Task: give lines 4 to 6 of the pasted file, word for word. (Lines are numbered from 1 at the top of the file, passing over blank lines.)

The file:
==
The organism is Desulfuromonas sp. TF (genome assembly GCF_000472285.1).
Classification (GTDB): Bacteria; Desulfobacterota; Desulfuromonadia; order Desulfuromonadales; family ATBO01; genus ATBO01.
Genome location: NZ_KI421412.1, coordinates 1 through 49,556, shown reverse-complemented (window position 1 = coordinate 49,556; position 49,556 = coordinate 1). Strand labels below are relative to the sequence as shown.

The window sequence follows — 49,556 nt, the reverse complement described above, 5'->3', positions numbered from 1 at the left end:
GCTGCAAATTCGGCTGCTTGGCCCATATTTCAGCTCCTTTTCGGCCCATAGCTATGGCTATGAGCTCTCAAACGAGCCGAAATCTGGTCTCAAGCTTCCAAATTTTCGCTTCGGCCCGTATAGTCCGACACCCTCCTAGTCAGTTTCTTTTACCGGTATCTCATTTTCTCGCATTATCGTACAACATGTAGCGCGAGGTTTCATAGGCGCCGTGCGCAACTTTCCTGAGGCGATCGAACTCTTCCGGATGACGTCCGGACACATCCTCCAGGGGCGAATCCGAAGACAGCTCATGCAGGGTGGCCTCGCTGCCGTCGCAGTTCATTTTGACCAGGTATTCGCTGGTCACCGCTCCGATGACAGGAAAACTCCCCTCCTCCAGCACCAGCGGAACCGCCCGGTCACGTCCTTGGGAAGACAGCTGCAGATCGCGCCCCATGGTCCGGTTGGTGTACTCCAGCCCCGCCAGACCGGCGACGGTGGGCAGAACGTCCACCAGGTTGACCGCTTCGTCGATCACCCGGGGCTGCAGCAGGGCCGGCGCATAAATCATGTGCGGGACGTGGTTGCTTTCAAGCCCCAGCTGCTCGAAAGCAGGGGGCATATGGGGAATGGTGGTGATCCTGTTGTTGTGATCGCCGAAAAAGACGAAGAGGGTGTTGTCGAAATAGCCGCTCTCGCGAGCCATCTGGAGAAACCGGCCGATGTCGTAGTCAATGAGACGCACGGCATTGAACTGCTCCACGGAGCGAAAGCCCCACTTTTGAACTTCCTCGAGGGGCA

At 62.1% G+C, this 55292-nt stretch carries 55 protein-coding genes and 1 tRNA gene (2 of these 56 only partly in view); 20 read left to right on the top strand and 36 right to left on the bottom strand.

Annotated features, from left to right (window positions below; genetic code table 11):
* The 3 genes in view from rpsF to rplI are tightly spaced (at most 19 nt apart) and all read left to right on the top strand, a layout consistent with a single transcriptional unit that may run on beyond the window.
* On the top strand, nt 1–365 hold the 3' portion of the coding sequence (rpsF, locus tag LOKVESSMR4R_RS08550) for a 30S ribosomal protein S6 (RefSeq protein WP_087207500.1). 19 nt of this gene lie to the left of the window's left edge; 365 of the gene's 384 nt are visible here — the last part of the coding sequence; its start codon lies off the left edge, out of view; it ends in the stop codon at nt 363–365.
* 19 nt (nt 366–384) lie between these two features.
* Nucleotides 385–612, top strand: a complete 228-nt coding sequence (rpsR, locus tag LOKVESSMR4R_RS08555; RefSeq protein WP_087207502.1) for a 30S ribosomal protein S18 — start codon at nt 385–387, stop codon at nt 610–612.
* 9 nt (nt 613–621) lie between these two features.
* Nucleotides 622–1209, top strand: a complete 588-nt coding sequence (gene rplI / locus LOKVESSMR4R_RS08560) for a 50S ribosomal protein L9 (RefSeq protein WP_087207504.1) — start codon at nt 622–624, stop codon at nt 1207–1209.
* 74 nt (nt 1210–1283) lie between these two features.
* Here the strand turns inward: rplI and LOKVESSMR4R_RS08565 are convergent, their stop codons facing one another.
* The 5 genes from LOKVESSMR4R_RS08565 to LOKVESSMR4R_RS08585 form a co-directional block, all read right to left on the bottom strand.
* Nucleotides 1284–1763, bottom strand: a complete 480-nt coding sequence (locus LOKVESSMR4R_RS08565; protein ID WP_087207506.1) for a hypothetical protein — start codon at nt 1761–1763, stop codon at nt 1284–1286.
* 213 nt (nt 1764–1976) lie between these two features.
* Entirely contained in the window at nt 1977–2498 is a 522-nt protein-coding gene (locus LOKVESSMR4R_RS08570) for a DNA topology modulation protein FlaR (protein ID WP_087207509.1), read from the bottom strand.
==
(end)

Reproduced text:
The window sequence follows — 49,556 nt, the reverse complement described above, 5'->3', positions numbered from 1 at the left end:
GCTGCAAATTCGGCTGCTTGGCCCATATTTCAGCTCCTTTTCGGCCCATAGCTATGGCTATGAGCTCTCAAACGAGCCGAAATCTGGTCTCAAGCTTCCAAATTTTCGCTTCGGCCCGTATAGTCCGACACCCTCCTAGTCAGTTTCTTTTACCGGTATCTCATTTTCTCGCATTATCGTACAACATGTAGCGCGAGGTTTCATAGGCGCCGTGCGCAACTTTCCTGAGGCGATCGAACTCTTCCGGATGACGTCCGGACACATCCTCCAGGGGCGAATCCGAAGACAGCTCATGCAGGGTGGCCTCGCTGCCGTCGCAGTTCATTTTGACCAGGTATTCGCTGGTCACCGCTCCGATGACAGGAAAACTCCCCTCCTCCAGCACCAGCGGAACCGCCCGGTCACGTCCTTGGGAAGACAGCTGCAGATCGCGCCCCATGGTCCGGTTGGTGTACTCCAGCCCCGCCAGACCGGCGACGGTGGGCAGAACGTCCACCAGGTTGACCGCTTCGTCGATCACCCGGGGCTGCAGCAGGGCCGGCGCATAAATCATGTGCGGGACGTGGTTGCTTTCAAGCCCCAGCTGCTCGAAAGCAGGGGGCATATGGGGAATGGTGGTGATCCTGTTGTTGTGATCGCCGAAAAAGACGAAGAGGGTGTTGTCGAAATAGCCGCTCTCGCGAGCCATCTGGAGAAACCGGCCGATGTCGTAGTCAATGAGACGCACGGCATTGAACTGCTCCACGGAGCGAAAGCCCCACTTTTGAACTTCCTCGAGGGGCA

At 62.1% G+C, this 55292-nt stretch carries 55 protein-coding genes and 1 tRNA gene (2 of these 56 only partly in view); 20 read left to right on the top strand and 36 right to left on the bottom strand.